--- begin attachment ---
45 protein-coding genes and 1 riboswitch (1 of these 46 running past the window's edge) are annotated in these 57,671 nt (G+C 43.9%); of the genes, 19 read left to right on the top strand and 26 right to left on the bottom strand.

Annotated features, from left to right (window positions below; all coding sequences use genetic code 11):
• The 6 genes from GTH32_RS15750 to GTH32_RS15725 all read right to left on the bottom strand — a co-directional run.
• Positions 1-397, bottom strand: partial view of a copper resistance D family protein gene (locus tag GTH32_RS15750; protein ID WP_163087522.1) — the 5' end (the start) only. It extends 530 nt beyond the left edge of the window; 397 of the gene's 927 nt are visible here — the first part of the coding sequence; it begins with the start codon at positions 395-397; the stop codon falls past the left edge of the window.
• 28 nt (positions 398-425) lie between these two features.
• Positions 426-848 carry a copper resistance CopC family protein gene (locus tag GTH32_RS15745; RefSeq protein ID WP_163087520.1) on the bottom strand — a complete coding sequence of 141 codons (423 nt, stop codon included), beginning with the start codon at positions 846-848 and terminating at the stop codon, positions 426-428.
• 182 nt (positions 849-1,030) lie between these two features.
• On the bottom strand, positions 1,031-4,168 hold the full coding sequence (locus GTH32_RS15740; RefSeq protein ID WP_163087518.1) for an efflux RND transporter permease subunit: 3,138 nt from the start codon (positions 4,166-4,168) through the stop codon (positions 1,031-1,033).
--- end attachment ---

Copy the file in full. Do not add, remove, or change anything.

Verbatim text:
45 protein-coding genes and 1 riboswitch (1 of these 46 running past the window's edge) are annotated in these 57,671 nt (G+C 43.9%); of the genes, 19 read left to right on the top strand and 26 right to left on the bottom strand.

Annotated features, from left to right (window positions below; all coding sequences use genetic code 11):
• The 6 genes from GTH32_RS15750 to GTH32_RS15725 all read right to left on the bottom strand — a co-directional run.
• Positions 1-397, bottom strand: partial view of a copper resistance D family protein gene (locus tag GTH32_RS15750; protein ID WP_163087522.1) — the 5' end (the start) only. It extends 530 nt beyond the left edge of the window; 397 of the gene's 927 nt are visible here — the first part of the coding sequence; it begins with the start codon at positions 395-397; the stop codon falls past the left edge of the window.
• 28 nt (positions 398-425) lie between these two features.
• Positions 426-848 carry a copper resistance CopC family protein gene (locus tag GTH32_RS15745; RefSeq protein ID WP_163087520.1) on the bottom strand — a complete coding sequence of 141 codons (423 nt, stop codon included), beginning with the start codon at positions 846-848 and terminating at the stop codon, positions 426-428.
• 182 nt (positions 849-1,030) lie between these two features.
• On the bottom strand, positions 1,031-4,168 hold the full coding sequence (locus GTH32_RS15740; RefSeq protein ID WP_163087518.1) for an efflux RND transporter permease subunit: 3,138 nt from the start codon (positions 4,166-4,168) through the stop codon (positions 1,031-1,033).